Long before we had access to so much in terms of digital media and technology, books were the source of imagination and the fuel of childhood fantasies.  Research in 2012 recently showed growing concern from teachers that the stories children most widely recognise in the classroom are Disney stories (from films rather than books) and indicated that it is characters from television and celluloid that spark the interest of most kids in the classroom. This is such a sad state of affairs, given how valuable storytelling and reading are to the development of a child’s imagination and free thinking.

Storytelling is an important part of childhood for so many reasons. Many children love to read independently but storytelling provides a different dynamic, one of equal importance.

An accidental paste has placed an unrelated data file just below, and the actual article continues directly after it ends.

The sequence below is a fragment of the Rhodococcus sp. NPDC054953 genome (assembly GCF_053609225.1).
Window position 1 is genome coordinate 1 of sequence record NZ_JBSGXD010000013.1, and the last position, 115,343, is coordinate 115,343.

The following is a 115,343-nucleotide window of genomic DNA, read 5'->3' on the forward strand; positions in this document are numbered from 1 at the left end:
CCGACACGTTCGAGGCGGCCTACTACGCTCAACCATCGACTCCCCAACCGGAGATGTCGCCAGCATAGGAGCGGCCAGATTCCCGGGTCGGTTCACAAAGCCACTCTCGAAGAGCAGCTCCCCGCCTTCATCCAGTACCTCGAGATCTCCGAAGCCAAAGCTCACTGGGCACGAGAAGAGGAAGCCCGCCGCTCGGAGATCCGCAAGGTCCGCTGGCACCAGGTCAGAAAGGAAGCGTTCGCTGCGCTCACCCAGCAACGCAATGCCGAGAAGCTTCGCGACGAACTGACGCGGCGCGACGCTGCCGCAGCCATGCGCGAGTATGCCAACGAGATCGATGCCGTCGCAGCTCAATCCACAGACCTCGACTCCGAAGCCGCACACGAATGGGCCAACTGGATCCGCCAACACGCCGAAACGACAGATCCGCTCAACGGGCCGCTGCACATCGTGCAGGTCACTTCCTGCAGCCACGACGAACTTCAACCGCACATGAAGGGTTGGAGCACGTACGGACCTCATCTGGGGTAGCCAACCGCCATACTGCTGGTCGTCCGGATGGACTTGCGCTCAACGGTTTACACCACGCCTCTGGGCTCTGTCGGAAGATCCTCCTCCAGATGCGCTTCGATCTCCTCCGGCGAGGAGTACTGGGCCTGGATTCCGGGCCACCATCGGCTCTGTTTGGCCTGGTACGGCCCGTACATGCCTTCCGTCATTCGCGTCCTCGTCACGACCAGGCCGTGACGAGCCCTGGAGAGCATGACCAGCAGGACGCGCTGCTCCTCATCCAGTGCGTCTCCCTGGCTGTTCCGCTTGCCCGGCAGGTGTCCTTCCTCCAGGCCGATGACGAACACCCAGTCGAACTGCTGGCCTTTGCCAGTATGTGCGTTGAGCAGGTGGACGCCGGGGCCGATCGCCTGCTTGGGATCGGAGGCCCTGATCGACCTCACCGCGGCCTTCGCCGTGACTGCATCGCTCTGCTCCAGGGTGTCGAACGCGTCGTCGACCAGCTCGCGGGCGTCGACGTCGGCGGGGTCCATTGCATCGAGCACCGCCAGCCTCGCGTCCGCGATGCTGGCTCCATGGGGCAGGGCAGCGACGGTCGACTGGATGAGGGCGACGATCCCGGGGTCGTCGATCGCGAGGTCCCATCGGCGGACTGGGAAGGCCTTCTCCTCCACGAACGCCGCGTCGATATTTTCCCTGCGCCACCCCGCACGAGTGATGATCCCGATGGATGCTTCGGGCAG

Listening to a Story…

Listening to a story helps develop different senses and fuels the imagination in different ways. Through listening to a story, either at bedtime or school story time, a child is creating visuals in his or her mind without the focus of learning new and sometimes difficult words. Their imaginations are free to roam and they will create wild characters and scenarios from the words flowing into their ears. This is invaluable to the creative thinking process, and can mean that when a child comes to write his or her own story, their memory bank will be filled with different plots, storylines and characters, and the creative thinking process will be easier.

 

 

The use of props and different voices will also create an ambience that independent reading cannot.  This is important for many reasons including creating strong memories of enjoying books and stories.

Listening to a story being told is a great way to encourage the use of language both written and verbal.  When a child hears the use of certa